Mass Spectrometry

AQUA™ Peptides

Developed in collaboration with the Protein Quantitation Consortium, Sigma's AQUA Peptides enable accurate, efficient mass spectrometric quantitation of protein biomarkers.

  • Focus your analysis on significant protein biomarkers
  • Accurately quantitate low abundance proteins
  • Eliminate costly, time consuming stable isotope labeling steps
  • Measure site-specific phosphorylation states
  • Validate gene silencing at the protein level

View additional information on the Protein AQUA Strategy and Protein AQUA Applications and Protein AQUA References.

This method was developed by Dr. Steve Gygi and colleagues at Harvard Medical School [Stemmann O., Zou H., Gerber S. A., Gygi S. P., Kirschner M. W.; Dual inhibition of sister chromatid separation at metaphase, Cell 2001, Dec 14, 107: 715-726]. Limited use of this method is permitted under a licensing arrangement with Harvard Medical School.



 

Sigma is pleased to announce the launch of its AQUA Peptide Library. Select from a library of over 300 readily available AQUA Peptides for even greater convenience and value.

Browse The AQUA Peptide Library
Choose from the three methods below:

 

Download Sequences and Protein IDs
Want associated protein information?

 

AQUA Library
Peptides
(Swiss-Prot)
(2.19 Mb PDF)
 
AQUA Library
Peptides
(NCBI)
(1.68 Mb PDF)

View by Sequence and Product Number
Want to browse the AQUA Peptide Library catalog listings?

View the online catalog of AQUA Library Peptides

Can't find your AQUA of interest in the library?
Take advantage of our Custom AQUA Peptide Design Tool page.

Custom Peptides and Custom AQUA™ Peptides

Sigma offers high-purity custom peptides.  Our custom peptides are stringently tested to ensure high purity (HPLC), accurate molecular weight (ESI-MS), and specific peptide content.  

  • Custom peptides are available without stable isotope labeling.
  • To meet the specific demands of AQUA experimentation, custom AQUA™ peptides are available using fully labeled 98 atom% 13C and 98 atom% 15N enriched amino acids, with one labeled amino acid per peptide.
  • For both unlabeled and isotopically labeled custom peptides, we offer the following modifications:  phosphorylation (Ser, Thr, Tyr), carboxymethylation (Cys), carbamidomethylation (Cys), hydroxyproline, and N-terminal biotin.
  • Custom peptides and custom AQUA™ peptides up to 30 amino acids long can be synthesized.
  • Standard synthesis amount is 5 x 1 nmol (quantified using AAA).

AQUA Peptide References

  1. Harig, S., et al., Induction of cytotoxic T-cell responses against immunoglobulin V region–derived peptides modified at human leukocyte antigen-A2 binding residues.  Blood., 98(10), 2999-3005 (2001). Abstract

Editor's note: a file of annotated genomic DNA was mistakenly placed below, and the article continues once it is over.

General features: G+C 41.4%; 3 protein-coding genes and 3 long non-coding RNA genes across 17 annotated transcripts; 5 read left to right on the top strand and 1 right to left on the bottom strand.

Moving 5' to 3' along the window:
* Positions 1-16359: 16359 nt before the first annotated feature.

2. Landesman-Bollag, E., et al., Protein kinase CK2: Signaling and tumorigenesis in the mammary gland.  Mol. Cell Biochem., 227(1-2), 153-165 (2001). Abstract
  3. Karras, E , et al., Induction of murine thyroiditis by a non dominant Ek-restricted peptide of human thyroglobulin.  Immunology, 108(4), 556-561 (2003). Abstract
  4. Guenther, J.F., et al., Phosphorylation of soybean nodulin 26 on serine 262 enhances water permeability and is regulated developmentally and by osmotic signals.  Plant Cell, 15(4), 981-991 (2003). Abstract
  5. Lui, W.W.Y., et al., Binding Partners for the COOH-Terminal Appendage Domains of the GGAs and γ-Adaptin.  Mol. Biol. Cell, 14(6), 2385-2398 (2003). Abstract
  6. Wilkemeyer, M.F., et al., Differential effects of ethanol antagonism and neuroprotection in peptide fragment NAPVSIPQ prevention of ethanol-induced developmental toxicity.  Proc. Nat. Acad. Sci. USA, 100(14), 8543-8548 (2003). Abstract
  7. Chan, S.-A., and Smith, C., Low frequency stimulation of mouse adrenal slices reveals a clathrin-independent, protein kinase C-mediated endocytic mechanism.  J. Physiol., 553(Pt 3), 707-717 (2003). Abstract
  8. Yu, W., et al., Enhanced transfection efficiency of a systemically delivered tumor-targeting immunolipoplex by inclusion of a pH-sensitive histidylated oligolysine peptide.  Nucleic Acids Res., 32(5), e48 (2004). Abstract
  9. Kawamoto, S., et al., The anaphylatoxin C3a downregulates the Th2 response to epicutaneously introduced antigen.  J. Clin. Invest., 114(3), 399-407 (2004). Abstract
  10. Chan, S.-A., et al., Adrenal Chromaffin Cells Exhibit Impaired Granule Trafficking in NCAM Knockout Mice.  J. Neurophysiol., 94(2), 1037-1047 (2005). Abstract